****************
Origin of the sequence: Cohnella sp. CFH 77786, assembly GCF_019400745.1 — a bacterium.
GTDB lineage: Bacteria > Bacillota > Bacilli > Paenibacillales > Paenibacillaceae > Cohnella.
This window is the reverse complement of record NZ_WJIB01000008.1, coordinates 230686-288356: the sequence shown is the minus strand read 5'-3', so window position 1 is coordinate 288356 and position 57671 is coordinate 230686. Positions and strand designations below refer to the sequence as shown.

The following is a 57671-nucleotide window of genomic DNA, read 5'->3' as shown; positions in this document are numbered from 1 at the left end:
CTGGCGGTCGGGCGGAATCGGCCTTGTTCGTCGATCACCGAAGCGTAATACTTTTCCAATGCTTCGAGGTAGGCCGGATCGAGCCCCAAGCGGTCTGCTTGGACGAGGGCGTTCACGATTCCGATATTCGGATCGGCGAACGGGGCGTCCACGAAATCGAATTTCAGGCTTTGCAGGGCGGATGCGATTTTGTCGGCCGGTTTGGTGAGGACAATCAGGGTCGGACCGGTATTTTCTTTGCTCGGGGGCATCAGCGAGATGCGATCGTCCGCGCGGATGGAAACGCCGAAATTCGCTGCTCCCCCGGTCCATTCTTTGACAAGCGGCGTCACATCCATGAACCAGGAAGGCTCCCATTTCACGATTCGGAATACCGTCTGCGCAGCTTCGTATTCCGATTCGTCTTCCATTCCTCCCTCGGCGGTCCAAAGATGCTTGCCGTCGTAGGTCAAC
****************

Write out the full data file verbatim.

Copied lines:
Origin of the sequence: Cohnella sp. CFH 77786, assembly GCF_019400745.1 — a bacterium.
GTDB lineage: Bacteria > Bacillota > Bacilli > Paenibacillales > Paenibacillaceae > Cohnella.
This window is the reverse complement of record NZ_WJIB01000008.1, coordinates 230686-288356: the sequence shown is the minus strand read 5'-3', so window position 1 is coordinate 288356 and position 57671 is coordinate 230686. Positions and strand designations below refer to the sequence as shown.

The following is a 57671-nucleotide window of genomic DNA, read 5'->3' as shown; positions in this document are numbered from 1 at the left end:
CTGGCGGTCGGGCGGAATCGGCCTTGTTCGTCGATCACCGAAGCGTAATACTTTTCCAATGCTTCGAGGTAGGCCGGATCGAGCCCCAAGCGGTCTGCTTGGACGAGGGCGTTCACGATTCCGATATTCGGATCGGCGAACGGGGCGTCCACGAAATCGAATTTCAGGCTTTGCAGGGCGGATGCGATTTTGTCGGCCGGTTTGGTGAGGACAATCAGGGTCGGACCGGTATTTTCTTTGCTCGGGGGCATCAGCGAGATGCGATCGTCCGCGCGGATGGAAACGCCGAAATTCGCTGCTCCCCCGGTCCATTCTTTGACAAGCGGCGTCACATCCATGAACCAGGAAGGCTCCCATTTCACGATTCGGAATACCGTCTGCGCAGCTTCGTATTCCGATTCGTCTTCCATTCCTCCCTCGGCGGTCCAAAGATGCTTGCCGTCGTAGGTCAAC